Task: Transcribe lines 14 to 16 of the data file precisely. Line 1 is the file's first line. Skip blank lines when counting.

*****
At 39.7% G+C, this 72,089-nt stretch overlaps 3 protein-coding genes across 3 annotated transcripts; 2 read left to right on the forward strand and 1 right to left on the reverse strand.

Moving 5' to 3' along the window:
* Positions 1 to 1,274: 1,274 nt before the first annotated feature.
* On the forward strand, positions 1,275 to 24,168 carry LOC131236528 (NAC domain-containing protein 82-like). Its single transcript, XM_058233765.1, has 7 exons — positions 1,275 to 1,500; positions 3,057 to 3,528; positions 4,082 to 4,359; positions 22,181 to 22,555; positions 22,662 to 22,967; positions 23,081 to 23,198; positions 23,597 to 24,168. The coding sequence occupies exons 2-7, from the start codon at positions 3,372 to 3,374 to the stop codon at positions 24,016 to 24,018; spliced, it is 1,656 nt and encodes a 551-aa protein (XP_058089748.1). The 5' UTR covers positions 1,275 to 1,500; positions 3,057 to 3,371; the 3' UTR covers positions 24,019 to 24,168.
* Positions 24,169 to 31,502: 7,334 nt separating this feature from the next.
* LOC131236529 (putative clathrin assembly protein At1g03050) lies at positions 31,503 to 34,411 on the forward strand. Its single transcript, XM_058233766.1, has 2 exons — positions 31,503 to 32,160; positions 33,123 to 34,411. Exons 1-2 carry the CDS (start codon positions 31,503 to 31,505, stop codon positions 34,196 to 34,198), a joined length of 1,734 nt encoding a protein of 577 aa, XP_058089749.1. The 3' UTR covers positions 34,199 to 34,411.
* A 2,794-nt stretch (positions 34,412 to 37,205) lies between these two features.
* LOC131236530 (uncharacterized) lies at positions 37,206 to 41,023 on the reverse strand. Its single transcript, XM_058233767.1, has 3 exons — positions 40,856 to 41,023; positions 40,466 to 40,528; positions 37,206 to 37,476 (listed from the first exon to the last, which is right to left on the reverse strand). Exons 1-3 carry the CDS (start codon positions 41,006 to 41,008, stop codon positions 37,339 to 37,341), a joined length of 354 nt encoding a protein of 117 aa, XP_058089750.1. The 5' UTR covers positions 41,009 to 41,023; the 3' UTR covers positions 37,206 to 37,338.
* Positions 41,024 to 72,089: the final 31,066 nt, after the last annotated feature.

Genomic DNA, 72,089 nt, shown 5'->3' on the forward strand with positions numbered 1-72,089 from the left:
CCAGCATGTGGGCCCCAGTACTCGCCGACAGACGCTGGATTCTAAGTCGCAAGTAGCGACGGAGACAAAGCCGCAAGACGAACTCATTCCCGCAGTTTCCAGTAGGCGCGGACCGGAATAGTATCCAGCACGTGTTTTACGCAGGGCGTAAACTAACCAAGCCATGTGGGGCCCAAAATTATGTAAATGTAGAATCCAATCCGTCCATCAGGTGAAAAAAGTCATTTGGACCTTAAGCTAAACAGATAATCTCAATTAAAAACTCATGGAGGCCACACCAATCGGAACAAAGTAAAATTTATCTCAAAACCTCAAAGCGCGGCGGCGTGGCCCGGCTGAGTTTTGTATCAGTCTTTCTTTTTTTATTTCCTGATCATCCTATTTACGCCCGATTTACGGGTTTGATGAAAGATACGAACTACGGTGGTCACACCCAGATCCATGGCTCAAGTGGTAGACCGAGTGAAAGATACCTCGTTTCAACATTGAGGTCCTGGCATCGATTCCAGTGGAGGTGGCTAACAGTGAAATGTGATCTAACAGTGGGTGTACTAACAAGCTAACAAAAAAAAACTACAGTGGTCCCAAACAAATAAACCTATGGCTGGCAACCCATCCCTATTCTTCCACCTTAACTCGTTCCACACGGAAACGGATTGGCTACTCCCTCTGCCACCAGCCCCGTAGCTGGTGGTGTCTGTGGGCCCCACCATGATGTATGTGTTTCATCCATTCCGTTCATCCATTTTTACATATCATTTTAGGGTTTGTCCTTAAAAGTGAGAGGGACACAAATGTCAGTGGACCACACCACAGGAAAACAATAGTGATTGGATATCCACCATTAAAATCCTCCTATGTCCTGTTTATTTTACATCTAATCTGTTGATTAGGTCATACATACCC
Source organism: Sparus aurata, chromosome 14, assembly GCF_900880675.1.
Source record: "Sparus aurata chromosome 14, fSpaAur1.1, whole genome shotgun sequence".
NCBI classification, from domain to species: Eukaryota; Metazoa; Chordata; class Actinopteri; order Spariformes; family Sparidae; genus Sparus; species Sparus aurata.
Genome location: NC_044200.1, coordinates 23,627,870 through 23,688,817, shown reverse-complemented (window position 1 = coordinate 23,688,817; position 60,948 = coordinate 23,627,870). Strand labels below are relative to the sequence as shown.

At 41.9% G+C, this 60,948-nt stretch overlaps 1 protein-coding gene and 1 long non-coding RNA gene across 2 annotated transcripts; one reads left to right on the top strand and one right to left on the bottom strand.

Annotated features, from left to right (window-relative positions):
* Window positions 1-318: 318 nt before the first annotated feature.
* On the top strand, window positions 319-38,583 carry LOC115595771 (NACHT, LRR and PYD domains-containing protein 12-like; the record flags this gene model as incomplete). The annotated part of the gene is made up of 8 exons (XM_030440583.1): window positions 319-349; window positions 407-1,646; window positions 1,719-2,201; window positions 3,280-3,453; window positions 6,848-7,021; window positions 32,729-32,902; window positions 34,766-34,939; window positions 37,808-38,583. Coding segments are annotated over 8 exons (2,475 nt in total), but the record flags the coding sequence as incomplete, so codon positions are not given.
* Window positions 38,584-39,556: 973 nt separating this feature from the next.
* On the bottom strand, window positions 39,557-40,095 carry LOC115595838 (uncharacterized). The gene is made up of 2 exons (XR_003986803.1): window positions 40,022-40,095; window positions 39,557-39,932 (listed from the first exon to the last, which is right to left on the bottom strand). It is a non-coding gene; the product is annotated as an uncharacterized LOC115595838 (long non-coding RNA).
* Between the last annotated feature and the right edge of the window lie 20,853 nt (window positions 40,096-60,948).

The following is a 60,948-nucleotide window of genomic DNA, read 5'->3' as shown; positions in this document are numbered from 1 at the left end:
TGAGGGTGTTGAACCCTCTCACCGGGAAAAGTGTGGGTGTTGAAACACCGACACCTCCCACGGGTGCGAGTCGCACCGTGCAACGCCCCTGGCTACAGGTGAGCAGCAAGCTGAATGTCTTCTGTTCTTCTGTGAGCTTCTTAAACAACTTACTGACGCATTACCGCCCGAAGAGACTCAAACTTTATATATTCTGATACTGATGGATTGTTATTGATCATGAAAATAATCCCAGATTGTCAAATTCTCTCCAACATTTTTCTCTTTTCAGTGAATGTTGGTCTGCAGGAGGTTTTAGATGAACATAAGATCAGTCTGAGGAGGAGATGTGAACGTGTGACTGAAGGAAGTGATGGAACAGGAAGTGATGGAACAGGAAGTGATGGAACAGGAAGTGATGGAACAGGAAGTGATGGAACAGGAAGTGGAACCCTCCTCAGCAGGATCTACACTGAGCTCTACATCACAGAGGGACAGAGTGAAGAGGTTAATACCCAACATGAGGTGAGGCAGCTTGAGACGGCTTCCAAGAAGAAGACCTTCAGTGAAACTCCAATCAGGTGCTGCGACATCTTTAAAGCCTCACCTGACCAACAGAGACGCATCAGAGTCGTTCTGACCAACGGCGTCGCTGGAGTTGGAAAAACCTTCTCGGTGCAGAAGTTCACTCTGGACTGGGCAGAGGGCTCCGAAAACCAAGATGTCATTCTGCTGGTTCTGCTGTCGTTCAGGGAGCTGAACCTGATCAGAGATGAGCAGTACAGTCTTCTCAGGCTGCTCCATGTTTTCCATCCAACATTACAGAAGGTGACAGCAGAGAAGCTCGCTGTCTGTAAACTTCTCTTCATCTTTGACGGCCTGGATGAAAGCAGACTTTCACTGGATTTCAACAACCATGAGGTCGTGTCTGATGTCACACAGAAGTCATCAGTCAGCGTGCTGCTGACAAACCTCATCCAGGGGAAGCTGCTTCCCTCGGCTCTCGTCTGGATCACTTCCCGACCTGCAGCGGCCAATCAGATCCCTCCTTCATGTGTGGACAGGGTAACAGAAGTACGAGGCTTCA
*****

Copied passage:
NCBI classification, from domain to species: Eukaryota; Metazoa; Chordata; class Actinopteri; order Spariformes; family Sparidae; genus Sparus; species Sparus aurata.
Genome location: NC_044200.1, coordinates 23,627,870 through 23,688,817, shown reverse-complemented (window position 1 = coordinate 23,688,817; position 60,948 = coordinate 23,627,870). Strand labels below are relative to the sequence as shown.

At 41.9% G+C, this 60,948-nt stretch overlaps 1 protein-coding gene and 1 long non-coding RNA gene across 2 annotated transcripts; one reads left to right on the top strand and one right to left on the bottom strand.